Cauda Equina Syndrome Dictionary

Acute pain – A type of pain that typically lasts less than 6 months that is directly related to a stimulus or illness.

Altered sensation – occurs when despite being able to feel pressure on the skin, not being able to have a normal sensation response such as hot/cold, sharp or dull. If numbness develops then it will be shown during a pin prick test.

Anal irrigation system – Anal irrigation systems which uses water to irrigate the bowels.

Anal Sphincter Test – Testing anal tone and feeling.

Analgesia – Another word for pain killer.

Arachnoiditis – is an inflammatory condition of the ‘arachnoid’, one of the membranes known as meninges that surround and protect the nerves of the central nervous system.

Catheter Tug Test – Sometimes a small pull on a catheter is done to analyse feeling in that area.

Cauda Equina – The group of nerves that branch off from the spinal cord through the vertebral canal.

Cauda Equina Syndrome – Compression of the nerve roots that emerge from the base of the spinal cord in the lumbar spine causing impairment of function of bladder, bowels, sexual function, sensation and mobility.

Chronic pain – Chronic pain is pain that is ongoing and usually lasts longer than six months. This type of pain can continue even after the illness or injury has healed or gone away.

Degenerative Disc Disease – is a condition that happens when one or more of the discs between the vertebrae of the spinal column deteriorates or breaks down, leading to pain. There may be weakness, numbness, and pain that radiates down the leg.

Discectomy – surgical removal of the whole or a part of an intervertebral disc.

Facet joints – are the joints in your spine that make your back flexible and enable you to bend and twist.

Facet Joint Injections – are used to alleviate symptoms of Facet syndrome. The procedure is an outpatient surgery, so that the patient can go home on the same day.

Facet Syndrome – is a syndrome in which the facet joints (synovial diarthroses, from C2 to S1) cause painful symptoms. In conjunction with degenerative disc disease, a distinct but functionally related condition, facet arthropathy is believed to be one of the most common causes of lower back pain.

General Anaesthetic – A general anaesthetic is where medications are used to make you go to sleep, so that you are not conscious during a procedure.

Hyper-mobility – A condition that means that your joints and tissues are unusually flexible and stretchy.

Ileostomy – An Ileostomy is where the small bowel is diverted through an opening in the abdomen. The opening is known as a stoma.

Intermittent Self Catheterisation (ISC). – This is where one uses a catheter to urinate and then disposes of it, in contrast to an Indwelling Catheter that remains in the body.

Laminectomy – a surgical operation to remove the back of one or more vertebrae, usually to give access to the spinal cord or to relieve pressure on nerves.

Local anaesthetic – A numbing agent administered while a patient is awake.

Microdiscectomy – also sometimes called micro decompression or microdiscectomy, is a minimally invasive surgical procedure performed on patients with a herniated lumbar disc. During this surgery, a surgeon will remove portions of the herniated disc to relieve pressure on the spinal nerve column.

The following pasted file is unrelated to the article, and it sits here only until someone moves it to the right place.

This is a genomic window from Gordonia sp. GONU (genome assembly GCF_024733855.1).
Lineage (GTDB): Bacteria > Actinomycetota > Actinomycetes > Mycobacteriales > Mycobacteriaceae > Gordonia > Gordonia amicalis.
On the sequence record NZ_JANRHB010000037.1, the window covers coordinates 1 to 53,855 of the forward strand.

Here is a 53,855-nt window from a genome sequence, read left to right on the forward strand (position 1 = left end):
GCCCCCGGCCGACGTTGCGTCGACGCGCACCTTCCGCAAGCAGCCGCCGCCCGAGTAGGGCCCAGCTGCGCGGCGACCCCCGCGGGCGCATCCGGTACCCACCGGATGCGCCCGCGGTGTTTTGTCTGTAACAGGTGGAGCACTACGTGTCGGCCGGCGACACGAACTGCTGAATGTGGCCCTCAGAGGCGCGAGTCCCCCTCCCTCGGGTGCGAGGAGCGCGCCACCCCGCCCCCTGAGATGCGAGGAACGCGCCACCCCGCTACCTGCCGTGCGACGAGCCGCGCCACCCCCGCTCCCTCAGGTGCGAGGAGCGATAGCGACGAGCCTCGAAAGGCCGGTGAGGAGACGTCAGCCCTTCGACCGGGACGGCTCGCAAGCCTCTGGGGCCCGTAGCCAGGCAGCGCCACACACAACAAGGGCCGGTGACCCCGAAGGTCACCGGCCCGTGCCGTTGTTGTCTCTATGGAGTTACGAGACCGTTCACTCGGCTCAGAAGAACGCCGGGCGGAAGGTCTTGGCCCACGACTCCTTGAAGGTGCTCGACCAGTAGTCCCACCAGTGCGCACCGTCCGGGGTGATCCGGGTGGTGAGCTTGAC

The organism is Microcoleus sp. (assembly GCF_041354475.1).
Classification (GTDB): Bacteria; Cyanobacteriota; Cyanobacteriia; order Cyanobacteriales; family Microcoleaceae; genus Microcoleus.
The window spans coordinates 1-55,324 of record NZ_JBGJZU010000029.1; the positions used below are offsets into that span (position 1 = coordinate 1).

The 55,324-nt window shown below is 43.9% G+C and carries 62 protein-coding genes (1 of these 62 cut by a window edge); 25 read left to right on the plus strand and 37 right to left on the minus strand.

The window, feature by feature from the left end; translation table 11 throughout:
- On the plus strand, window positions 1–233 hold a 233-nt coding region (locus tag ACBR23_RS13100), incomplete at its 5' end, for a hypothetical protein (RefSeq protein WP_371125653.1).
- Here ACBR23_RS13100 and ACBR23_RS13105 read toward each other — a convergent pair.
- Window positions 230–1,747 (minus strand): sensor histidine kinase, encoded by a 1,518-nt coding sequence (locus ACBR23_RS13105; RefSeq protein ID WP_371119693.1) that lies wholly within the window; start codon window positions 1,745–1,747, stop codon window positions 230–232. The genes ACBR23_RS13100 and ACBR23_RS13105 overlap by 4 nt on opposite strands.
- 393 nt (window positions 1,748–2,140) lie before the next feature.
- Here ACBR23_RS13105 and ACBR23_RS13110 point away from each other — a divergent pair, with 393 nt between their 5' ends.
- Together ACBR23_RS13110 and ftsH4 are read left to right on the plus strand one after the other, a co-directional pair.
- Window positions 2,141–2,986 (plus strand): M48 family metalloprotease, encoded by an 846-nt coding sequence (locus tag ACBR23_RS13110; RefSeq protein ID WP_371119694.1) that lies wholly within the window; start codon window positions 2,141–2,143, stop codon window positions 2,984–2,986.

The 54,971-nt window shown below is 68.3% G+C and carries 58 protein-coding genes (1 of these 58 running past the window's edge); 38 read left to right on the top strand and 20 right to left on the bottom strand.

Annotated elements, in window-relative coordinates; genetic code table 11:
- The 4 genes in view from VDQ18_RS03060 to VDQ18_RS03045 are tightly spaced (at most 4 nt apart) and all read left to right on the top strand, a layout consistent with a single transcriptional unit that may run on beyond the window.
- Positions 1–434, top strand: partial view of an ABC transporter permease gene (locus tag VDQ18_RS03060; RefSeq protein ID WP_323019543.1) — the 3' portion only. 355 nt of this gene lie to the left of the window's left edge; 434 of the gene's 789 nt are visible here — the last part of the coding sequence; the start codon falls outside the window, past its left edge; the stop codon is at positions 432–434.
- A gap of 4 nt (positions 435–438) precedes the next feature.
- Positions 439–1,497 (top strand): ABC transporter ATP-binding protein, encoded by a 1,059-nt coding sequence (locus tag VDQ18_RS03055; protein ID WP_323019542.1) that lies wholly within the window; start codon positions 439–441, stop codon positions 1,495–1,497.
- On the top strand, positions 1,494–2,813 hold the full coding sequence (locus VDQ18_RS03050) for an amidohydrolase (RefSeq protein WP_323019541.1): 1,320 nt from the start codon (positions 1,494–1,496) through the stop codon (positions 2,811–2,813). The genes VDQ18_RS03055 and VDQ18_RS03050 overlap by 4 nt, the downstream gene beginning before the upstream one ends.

MRI scan – Magnetic Resonance Imaging, a technique used to take images of the body. Cauda Equina Syndrome MRI scans are used to determine a diagnosis whether the spinal cord is compressed or not. Occasionally dye will be injected to have a better contrast with nerves.

Nerve root compression – A nerve root is the initial part of a nerve leaving the central nervous system. When one has nerve root compression it means that nerve root is being impinged.

Nerve conduction tests – Nerve conduction test measures the speed at which impulses travel along a nerve. These tests help doctors to assess how well your nerves and muscles are functioning.

Neurological damage – The damage that has occurred to the nerves.

Neuro-physio – A neuro-physio uses repetitive actions and exercises to kick-start message pathways along the nerves.

Personal assistant – Another term for carer.

Pin Prick Test – Using a small sharp object a doctor will test for feeling and reaction.

Prolapsed disc – otherwise known as a ‘herniated’ or ‘slipped’ disc.

Radio-logical report – X rays, MRI, CT scans are reported on by a radiologist.

Reflexes – Reflexes are actions that are performed without conscious thought as a result of a stimulus.

Saddle anaesthesia – loss of sensation in the area where you would sit in a saddle. A dense area of numbness.

Saddle area – The area you would sit in a saddle on a horse which includes, anus, vulva area, between your legs, penis and testicles.

Spinal Fusion – is a surgical procedure used to correct problems with the small bones in the spine(vertebrae). It is essentially a “welding” process. The basic idea is to fuse together two or more vertebrae so that they heal into a single, solid bone.

Spinal stenosis – An abnormal narrowing of the spinal canal or neural foramen. It can cause pain, numbness and weakness. It can also cause loss of bladder and bowel control and sexual dysfunction in severe cases.

Supra pubic catheter – A supra pubic catheter is an indwelling catheter that is inserted into the bladder through the stomach. You can have a flip flow valve which is essentially a tap that can be used to urinate.

TENS machine -Trans-cutaneous electrical nerve stimulation (TENS) is a method of pain relief involving the use of a mild electrical current.

Urethra – the canal that leads to the bladder. It’s where urine is released.

Urine Retention – is an inability to completely empty the bladder.

UTI – Urinary Tract Infection, these can be common in people doing ISC or with an indwelling catheter. Drinking plenty of water can help avoid a UTI.

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